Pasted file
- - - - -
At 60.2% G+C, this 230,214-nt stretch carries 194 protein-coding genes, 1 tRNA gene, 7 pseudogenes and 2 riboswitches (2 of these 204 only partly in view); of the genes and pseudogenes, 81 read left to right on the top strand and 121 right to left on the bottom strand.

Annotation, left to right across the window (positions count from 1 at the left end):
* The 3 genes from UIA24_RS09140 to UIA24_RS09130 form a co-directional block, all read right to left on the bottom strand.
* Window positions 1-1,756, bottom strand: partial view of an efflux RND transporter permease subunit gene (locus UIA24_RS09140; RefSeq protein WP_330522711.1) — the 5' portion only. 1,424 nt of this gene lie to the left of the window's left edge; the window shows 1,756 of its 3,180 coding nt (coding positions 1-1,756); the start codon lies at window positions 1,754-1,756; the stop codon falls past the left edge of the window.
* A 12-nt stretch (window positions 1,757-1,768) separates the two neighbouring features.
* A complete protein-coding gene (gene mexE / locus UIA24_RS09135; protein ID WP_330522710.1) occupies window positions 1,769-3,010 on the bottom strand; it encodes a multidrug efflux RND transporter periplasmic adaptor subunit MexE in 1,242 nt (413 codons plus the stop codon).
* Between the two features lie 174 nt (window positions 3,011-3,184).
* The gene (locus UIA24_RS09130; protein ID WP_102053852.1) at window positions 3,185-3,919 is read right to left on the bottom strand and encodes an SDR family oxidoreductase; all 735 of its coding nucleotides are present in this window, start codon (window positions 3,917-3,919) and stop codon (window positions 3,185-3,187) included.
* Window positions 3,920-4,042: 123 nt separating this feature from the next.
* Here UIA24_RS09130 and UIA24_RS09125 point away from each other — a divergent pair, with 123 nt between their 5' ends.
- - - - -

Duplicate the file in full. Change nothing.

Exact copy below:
At 60.2% G+C, this 230,214-nt stretch carries 194 protein-coding genes, 1 tRNA gene, 7 pseudogenes and 2 riboswitches (2 of these 204 only partly in view); of the genes and pseudogenes, 81 read left to right on the top strand and 121 right to left on the bottom strand.

Annotation, left to right across the window (positions count from 1 at the left end):
* The 3 genes from UIA24_RS09140 to UIA24_RS09130 form a co-directional block, all read right to left on the bottom strand.
* Window positions 1-1,756, bottom strand: partial view of an efflux RND transporter permease subunit gene (locus UIA24_RS09140; RefSeq protein WP_330522711.1) — the 5' portion only. 1,424 nt of this gene lie to the left of the window's left edge; the window shows 1,756 of its 3,180 coding nt (coding positions 1-1,756); the start codon lies at window positions 1,754-1,756; the stop codon falls past the left edge of the window.
* A 12-nt stretch (window positions 1,757-1,768) separates the two neighbouring features.
* A complete protein-coding gene (gene mexE / locus UIA24_RS09135; protein ID WP_330522710.1) occupies window positions 1,769-3,010 on the bottom strand; it encodes a multidrug efflux RND transporter periplasmic adaptor subunit MexE in 1,242 nt (413 codons plus the stop codon).
* Between the two features lie 174 nt (window positions 3,011-3,184).
* The gene (locus UIA24_RS09130; protein ID WP_102053852.1) at window positions 3,185-3,919 is read right to left on the bottom strand and encodes an SDR family oxidoreductase; all 735 of its coding nucleotides are present in this window, start codon (window positions 3,917-3,919) and stop codon (window positions 3,185-3,187) included.
* Window positions 3,920-4,042: 123 nt separating this feature from the next.
* Here UIA24_RS09130 and UIA24_RS09125 point away from each other — a divergent pair, with 123 nt between their 5' ends.